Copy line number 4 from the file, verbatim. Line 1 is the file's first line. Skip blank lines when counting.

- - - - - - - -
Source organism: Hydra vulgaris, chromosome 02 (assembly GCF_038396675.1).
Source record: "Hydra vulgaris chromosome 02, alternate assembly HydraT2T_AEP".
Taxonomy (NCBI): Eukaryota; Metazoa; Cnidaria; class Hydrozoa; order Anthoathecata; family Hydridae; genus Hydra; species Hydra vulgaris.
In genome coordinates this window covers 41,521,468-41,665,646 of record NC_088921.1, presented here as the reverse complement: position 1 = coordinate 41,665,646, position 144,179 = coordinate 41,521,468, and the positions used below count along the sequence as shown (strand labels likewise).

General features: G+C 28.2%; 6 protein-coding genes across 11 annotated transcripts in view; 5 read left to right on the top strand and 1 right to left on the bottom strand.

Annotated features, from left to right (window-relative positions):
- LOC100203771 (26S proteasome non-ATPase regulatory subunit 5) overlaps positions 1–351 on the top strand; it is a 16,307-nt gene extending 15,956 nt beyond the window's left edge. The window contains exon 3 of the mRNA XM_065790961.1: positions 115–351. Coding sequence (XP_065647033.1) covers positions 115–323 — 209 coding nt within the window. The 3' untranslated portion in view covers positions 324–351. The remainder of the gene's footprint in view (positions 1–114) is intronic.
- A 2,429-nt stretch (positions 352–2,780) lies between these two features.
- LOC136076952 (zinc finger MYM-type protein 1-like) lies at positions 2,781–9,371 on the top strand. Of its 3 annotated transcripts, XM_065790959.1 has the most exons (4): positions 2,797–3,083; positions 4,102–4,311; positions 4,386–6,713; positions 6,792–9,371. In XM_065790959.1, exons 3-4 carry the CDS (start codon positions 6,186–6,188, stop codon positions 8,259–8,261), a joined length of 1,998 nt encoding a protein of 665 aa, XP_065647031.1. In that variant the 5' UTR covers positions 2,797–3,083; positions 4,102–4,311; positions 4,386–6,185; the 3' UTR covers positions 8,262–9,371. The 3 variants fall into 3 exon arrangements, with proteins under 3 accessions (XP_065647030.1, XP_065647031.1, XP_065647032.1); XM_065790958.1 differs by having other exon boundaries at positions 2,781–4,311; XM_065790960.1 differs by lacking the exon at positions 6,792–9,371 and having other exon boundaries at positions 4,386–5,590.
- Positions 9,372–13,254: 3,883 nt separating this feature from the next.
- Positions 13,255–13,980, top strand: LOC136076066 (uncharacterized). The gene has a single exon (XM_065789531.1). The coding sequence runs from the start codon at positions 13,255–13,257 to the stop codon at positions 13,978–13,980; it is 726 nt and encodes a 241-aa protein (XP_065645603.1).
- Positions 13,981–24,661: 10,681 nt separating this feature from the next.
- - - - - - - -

In genome coordinates this window covers 41,521,468-41,665,646 of record NC_088921.1, presented here as the reverse complement: position 1 = coordinate 41,665,646, position 144,179 = coordinate 41,521,468, and the positions used below count along the sequence as shown (strand labels likewise).